Monday, August 29, 2011

How we started thinking "survival"

Mary said she grew up in a family with a survivor mentality.  She's right.  But so did I.  I joke that we were so poor that we were the charity for the store called "Cheap Food for Poor People" and got their leftovers.  Instead of giving me an envy of the wealthy, I developed a challenge to see how well I could do on as little as possible.  By the middle sixties I had five children and was a stay at home mom.  As my husband got raises, I would add only two extra "luxuries" to our lifestyle.  The first raise we switched from margarine to butter and the second we got shirts professionally laundered.  Otherwise the raises went in the bank.

We raised rabbits, had a big garden and one peak year canned 1500 quarts of vegetables - corn, beans, beets, pickles and tomatoes.  Another year I found a very sad fruit vendor whose employee had left a truck full of peaches in the sun all day.  I bought the entire truckload for $10.00, called a friend and we had an all night canning party - 1200 quarts. 

As the sixties eroded into the later sixties we became disturbed about living and working in a large metropolis and made plans to build and live on a boat.  We had bought an old house, remodeled it, and built another on the lot next door.  We sold the old house, moved in the new house and started building the boat in the garage and moving it to the back yard when it got too big.  We built a 41' Trimaran- big enough for our large family, moved the boat to water, sold our new home, loaded the boat and motored down the Illinois River, Mississippi to the Gulf, the Bahamas and back to Florida for a wonderful year long trip.  We have a great slide story of building the boat and the trip if anyone knows how to put slides on the computer.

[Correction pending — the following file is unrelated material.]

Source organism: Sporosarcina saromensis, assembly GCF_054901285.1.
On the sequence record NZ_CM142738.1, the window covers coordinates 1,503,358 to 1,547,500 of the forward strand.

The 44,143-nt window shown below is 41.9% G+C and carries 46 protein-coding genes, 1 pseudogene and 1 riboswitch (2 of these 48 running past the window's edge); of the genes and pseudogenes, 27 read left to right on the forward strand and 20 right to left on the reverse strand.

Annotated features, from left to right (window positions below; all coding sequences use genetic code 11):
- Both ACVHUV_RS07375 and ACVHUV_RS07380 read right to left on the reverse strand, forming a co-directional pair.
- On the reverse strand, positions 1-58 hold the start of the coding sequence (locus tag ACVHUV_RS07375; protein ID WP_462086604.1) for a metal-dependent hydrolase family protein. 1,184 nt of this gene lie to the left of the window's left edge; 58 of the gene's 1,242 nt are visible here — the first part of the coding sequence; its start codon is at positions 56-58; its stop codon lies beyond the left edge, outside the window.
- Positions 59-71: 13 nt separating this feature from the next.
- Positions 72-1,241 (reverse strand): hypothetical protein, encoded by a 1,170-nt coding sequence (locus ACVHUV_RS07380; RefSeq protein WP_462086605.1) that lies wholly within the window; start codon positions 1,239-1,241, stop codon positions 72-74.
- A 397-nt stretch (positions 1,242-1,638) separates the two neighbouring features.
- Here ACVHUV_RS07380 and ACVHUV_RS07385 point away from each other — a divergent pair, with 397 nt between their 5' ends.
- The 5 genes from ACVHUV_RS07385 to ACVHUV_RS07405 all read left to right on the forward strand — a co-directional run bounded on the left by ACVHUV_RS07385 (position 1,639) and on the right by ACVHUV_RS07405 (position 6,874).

I'll save how we loaded the boat and what we learned for future blogs.  We learned so much from that trip it changed the direction of our lives.  When you're out away from shore with just the water, sky and you with no protection except the boat you realize what is really important for your life.  Seven people in a space the size of a dining room table makes you very aware of the effect you have on others and forces you to be polite and respectful of the space around yourself and everyone else.

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